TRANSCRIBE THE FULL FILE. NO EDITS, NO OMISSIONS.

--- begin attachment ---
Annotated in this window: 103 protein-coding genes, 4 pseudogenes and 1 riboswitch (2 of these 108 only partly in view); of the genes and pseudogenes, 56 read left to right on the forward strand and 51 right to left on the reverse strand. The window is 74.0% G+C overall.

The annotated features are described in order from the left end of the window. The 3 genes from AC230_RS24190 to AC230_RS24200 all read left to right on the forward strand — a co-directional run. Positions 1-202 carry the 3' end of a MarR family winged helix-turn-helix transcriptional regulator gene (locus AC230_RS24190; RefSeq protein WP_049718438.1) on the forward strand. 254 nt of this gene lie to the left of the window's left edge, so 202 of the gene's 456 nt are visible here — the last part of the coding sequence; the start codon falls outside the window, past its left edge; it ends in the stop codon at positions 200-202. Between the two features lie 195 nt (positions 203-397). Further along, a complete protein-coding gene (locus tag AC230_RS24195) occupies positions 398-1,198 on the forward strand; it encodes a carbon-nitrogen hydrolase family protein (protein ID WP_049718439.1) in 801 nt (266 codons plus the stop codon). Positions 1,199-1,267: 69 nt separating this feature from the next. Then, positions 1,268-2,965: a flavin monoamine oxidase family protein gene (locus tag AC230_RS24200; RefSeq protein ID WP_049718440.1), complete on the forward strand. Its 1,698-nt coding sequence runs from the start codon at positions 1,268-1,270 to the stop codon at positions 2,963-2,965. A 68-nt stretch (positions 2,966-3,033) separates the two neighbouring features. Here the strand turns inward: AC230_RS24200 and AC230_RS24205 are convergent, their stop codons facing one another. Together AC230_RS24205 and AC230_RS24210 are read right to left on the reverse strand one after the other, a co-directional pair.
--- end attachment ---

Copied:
Annotated in this window: 103 protein-coding genes, 4 pseudogenes and 1 riboswitch (2 of these 108 only partly in view); of the genes and pseudogenes, 56 read left to right on the forward strand and 51 right to left on the reverse strand. The window is 74.0% G+C overall.

The annotated features are described in order from the left end of the window. The 3 genes from AC230_RS24190 to AC230_RS24200 all read left to right on the forward strand — a co-directional run. Positions 1-202 carry the 3' end of a MarR family winged helix-turn-helix transcriptional regulator gene (locus AC230_RS24190; RefSeq protein WP_049718438.1) on the forward strand. 254 nt of this gene lie to the left of the window's left edge, so 202 of the gene's 456 nt are visible here — the last part of the coding sequence; the start codon falls outside the window, past its left edge; it ends in the stop codon at positions 200-202. Between the two features lie 195 nt (positions 203-397). Further along, a complete protein-coding gene (locus tag AC230_RS24195) occupies positions 398-1,198 on the forward strand; it encodes a carbon-nitrogen hydrolase family protein (protein ID WP_049718439.1) in 801 nt (266 codons plus the stop codon). Positions 1,199-1,267: 69 nt separating this feature from the next. Then, positions 1,268-2,965: a flavin monoamine oxidase family protein gene (locus tag AC230_RS24200; RefSeq protein ID WP_049718440.1), complete on the forward strand. Its 1,698-nt coding sequence runs from the start codon at positions 1,268-1,270 to the stop codon at positions 2,963-2,965. A 68-nt stretch (positions 2,966-3,033) separates the two neighbouring features. Here the strand turns inward: AC230_RS24200 and AC230_RS24205 are convergent, their stop codons facing one another. Together AC230_RS24205 and AC230_RS24210 are read right to left on the reverse strand one after the other, a co-directional pair.